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Are Overconfident Executives More Inclined to Commit Fraud?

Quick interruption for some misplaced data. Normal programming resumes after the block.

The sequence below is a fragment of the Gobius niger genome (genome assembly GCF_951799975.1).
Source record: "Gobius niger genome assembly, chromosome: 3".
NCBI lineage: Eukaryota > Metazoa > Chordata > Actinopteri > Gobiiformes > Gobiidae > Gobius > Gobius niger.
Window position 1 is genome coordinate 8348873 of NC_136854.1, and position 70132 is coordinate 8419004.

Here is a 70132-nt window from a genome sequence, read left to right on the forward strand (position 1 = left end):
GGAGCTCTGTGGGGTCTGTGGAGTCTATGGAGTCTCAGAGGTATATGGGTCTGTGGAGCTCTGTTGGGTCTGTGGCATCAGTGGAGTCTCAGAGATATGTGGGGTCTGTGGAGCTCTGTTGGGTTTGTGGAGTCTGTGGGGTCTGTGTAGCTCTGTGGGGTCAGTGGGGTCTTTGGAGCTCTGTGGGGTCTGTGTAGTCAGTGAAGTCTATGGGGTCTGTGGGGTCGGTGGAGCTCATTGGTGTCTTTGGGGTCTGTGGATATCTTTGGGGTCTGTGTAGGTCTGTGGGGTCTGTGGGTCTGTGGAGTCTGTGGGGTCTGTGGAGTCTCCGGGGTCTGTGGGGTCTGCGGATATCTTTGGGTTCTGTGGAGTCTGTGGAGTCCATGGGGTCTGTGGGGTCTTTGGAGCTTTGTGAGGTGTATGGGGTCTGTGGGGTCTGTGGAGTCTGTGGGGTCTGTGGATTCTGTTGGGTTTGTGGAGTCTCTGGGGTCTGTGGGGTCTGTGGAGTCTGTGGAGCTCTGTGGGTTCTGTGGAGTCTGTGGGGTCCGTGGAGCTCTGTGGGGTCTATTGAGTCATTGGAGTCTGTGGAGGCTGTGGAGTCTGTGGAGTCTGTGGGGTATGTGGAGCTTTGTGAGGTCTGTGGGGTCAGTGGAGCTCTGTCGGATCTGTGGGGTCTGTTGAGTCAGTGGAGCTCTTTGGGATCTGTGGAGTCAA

No one makes it to the top ranks of corporate management without a healthy amount of self-assurance. Confidence underlies decisive, strong leadership, but does overconfidence lead managers to cross the line and commit fraud? New research by Wharton accounting professor Catherine M. Schrand and doctoral student Sarah L. C. Zechman examines patterns in frauds to determine if some frauds evolve, not out of pure self-interest, but because executives are overly optimistic that they can turn their firms around before fraudulent behaviour catches up with them. Their paper is titled, “Executive Overconfidence and the Slippery Slope to Fraud.” 

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